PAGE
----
There appears to be no depths that I won't sink to! I stumbled upon a stack of these in a shop when I was on the first doll hunt of spring. Random House isn't clear about there needing to be an order to the books (this and the story collection 'Here's Barbie' both appear at the top on the back cover on different books). Somehow, I don't think these books will be sticklers for continuity. (Edit: Later editions had numbers on the spines, this is #3)
It has been a very stressful, if rewarding, spring at the bookstore and in my small town - many of my reviews lately were written last fall, so it was fun to have the chance to go for our first good-weather antiquing run outside of our usual loop. At the first stop in Greenfield we didn't get a doll, but I did get more books to read!
16 year old Barbie Roberts has an important letter waiting for her as she and her friends gather on the steps of the high school. It's almost summer and it looks like all she and Midge have to look forward to is fetching balls for the boys while they play baseball. Which, come on girls. Barbie had submitted an essay and photo months ago to a prominent teen magazine for a contest to be an intern and model in New York City for two months, but she's given up hope.
Surprise! She got it. The plot is pretty thin, but there were three points I thought worth mentioning. First: The contest initially meant that Barbie and her mother would both be put up in a New York Hotel, but Barbie's mother has to decline because her place is in the home entertaining her husband's business friends! Barbie will stay with relatives in the city instead - they just happen to have an apartment on 5th avenue. A disappointed Barbie asks her mother if she ever wanted anything for herself. That's amazing and subversive.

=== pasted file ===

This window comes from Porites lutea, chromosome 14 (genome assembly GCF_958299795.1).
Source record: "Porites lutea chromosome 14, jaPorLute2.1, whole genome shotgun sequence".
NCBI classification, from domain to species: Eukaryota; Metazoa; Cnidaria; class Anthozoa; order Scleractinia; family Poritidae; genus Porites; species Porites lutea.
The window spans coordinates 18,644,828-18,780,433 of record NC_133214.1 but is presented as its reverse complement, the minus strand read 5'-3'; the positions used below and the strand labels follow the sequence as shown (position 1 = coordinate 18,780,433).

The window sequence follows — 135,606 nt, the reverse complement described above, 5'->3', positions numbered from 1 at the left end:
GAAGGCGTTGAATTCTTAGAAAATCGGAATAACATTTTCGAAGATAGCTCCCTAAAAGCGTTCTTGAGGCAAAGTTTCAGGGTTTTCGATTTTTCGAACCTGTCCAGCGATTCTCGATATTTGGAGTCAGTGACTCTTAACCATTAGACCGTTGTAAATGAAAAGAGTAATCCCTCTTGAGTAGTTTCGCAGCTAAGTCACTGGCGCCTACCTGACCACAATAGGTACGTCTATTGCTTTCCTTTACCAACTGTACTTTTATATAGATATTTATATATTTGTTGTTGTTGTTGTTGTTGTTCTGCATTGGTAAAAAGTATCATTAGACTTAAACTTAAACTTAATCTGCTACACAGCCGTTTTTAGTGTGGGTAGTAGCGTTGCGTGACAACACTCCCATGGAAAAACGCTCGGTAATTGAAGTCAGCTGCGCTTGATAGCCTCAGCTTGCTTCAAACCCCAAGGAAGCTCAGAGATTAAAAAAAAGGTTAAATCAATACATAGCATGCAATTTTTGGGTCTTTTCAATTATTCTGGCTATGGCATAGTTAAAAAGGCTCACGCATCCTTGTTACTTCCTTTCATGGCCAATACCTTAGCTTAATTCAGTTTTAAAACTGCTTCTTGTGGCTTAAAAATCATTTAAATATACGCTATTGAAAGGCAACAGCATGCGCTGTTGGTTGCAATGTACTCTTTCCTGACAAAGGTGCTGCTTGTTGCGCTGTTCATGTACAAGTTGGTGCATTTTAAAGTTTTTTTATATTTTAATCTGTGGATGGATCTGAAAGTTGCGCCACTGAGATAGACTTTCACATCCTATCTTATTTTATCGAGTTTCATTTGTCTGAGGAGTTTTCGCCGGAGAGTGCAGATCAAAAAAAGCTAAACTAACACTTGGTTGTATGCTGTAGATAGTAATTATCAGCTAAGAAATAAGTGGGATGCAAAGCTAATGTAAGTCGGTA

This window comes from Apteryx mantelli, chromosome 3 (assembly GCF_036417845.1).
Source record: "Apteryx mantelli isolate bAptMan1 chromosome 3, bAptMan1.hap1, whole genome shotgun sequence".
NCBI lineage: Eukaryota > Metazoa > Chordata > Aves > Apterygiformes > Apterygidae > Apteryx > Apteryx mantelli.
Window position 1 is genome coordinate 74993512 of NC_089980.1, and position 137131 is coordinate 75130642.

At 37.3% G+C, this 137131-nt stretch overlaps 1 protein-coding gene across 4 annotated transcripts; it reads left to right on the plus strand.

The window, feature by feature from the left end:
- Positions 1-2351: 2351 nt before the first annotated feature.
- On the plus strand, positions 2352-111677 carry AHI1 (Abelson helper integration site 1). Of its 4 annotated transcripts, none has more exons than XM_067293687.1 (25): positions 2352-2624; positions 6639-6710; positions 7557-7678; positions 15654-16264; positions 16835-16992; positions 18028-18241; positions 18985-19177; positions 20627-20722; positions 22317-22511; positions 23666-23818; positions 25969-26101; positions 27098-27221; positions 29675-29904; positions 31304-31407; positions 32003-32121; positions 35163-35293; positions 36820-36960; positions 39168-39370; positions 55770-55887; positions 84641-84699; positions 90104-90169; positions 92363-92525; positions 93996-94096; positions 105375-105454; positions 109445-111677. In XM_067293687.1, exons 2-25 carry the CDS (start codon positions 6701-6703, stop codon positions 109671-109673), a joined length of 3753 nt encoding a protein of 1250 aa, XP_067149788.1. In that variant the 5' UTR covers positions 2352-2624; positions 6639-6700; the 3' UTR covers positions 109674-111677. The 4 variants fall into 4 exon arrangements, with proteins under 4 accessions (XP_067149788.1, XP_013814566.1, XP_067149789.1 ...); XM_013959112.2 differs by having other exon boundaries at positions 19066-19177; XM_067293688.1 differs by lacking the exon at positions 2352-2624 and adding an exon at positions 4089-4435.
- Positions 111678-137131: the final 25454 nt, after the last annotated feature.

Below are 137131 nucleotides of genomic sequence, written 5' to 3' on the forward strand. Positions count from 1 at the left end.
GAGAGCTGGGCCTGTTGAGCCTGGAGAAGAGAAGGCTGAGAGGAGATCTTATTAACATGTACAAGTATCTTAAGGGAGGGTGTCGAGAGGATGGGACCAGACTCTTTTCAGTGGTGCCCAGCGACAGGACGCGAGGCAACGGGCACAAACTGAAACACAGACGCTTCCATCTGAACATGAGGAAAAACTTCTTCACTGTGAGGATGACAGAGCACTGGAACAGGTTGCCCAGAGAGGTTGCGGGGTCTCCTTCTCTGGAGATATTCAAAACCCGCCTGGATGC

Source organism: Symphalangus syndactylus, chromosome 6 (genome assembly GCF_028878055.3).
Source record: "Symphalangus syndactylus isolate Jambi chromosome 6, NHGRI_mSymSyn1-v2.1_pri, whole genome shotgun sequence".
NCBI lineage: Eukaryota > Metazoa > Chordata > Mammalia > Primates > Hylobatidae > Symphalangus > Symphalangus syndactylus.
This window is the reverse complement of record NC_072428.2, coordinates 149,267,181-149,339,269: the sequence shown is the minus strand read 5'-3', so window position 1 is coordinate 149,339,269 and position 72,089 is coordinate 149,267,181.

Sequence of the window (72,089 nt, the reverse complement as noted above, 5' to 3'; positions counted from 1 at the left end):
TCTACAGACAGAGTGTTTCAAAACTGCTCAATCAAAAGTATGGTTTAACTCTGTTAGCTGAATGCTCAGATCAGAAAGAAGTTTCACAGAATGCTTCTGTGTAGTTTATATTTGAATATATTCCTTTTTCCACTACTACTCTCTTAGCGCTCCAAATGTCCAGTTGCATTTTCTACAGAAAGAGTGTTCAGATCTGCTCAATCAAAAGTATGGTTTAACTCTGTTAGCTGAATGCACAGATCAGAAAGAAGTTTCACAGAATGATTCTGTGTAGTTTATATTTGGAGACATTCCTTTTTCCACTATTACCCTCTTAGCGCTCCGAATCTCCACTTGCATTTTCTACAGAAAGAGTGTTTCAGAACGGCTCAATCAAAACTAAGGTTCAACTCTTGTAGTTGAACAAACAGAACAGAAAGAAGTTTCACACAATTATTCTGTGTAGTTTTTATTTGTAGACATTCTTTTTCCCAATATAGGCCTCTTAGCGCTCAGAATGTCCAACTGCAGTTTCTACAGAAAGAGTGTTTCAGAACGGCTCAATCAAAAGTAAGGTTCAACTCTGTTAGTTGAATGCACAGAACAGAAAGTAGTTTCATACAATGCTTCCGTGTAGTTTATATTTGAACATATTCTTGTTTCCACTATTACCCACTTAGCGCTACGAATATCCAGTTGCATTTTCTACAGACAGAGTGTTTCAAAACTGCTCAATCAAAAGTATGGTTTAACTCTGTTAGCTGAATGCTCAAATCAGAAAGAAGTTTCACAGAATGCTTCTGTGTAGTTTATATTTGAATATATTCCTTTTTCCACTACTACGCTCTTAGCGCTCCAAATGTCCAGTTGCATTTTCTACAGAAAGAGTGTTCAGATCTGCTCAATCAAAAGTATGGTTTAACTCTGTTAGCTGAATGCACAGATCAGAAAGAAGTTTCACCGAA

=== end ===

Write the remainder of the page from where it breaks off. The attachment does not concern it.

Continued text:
This is countered, of course, by the only struggle Barbie has - she must lose 10lbs in the month before she begins modeling (and her ponytail gets cut!). I guess we take what victories we can. The rest of the book covers Barbie's semi-independent adventures in the city on the arm of the handsome Argentinian boy next door and her struggling actor cousin.
The writing is light and though Barbie reflects on the difficulties of modelling and fashion editing as careers we don't really see those hardships. Still, the other positive thing I noticed is that Barbie is given options in the book and allowed to make decisions about her future herself. This is interesting. Convention and a certain strong moral overtone - Ken has a deep conversation with her about how he doesn't have the right for a few years to even tell her how he feels - win the day, but I wonder if the writer slipped some more messages into the mix in the other books.
Lastly, we did get a few new things - this is a 1961 Barbie with her more mature bubblecut hairstyle in the 1963 outfit 'Career Girl' (it's missing long black gloves). The book is 1962, but we'll presume that Barbie is getting to model next year's fashions.
That hat though. Also, would anyone but the girls playing with Barbie believe that a 16 year old could be THAT glamorous?
Barbie Random House Novels
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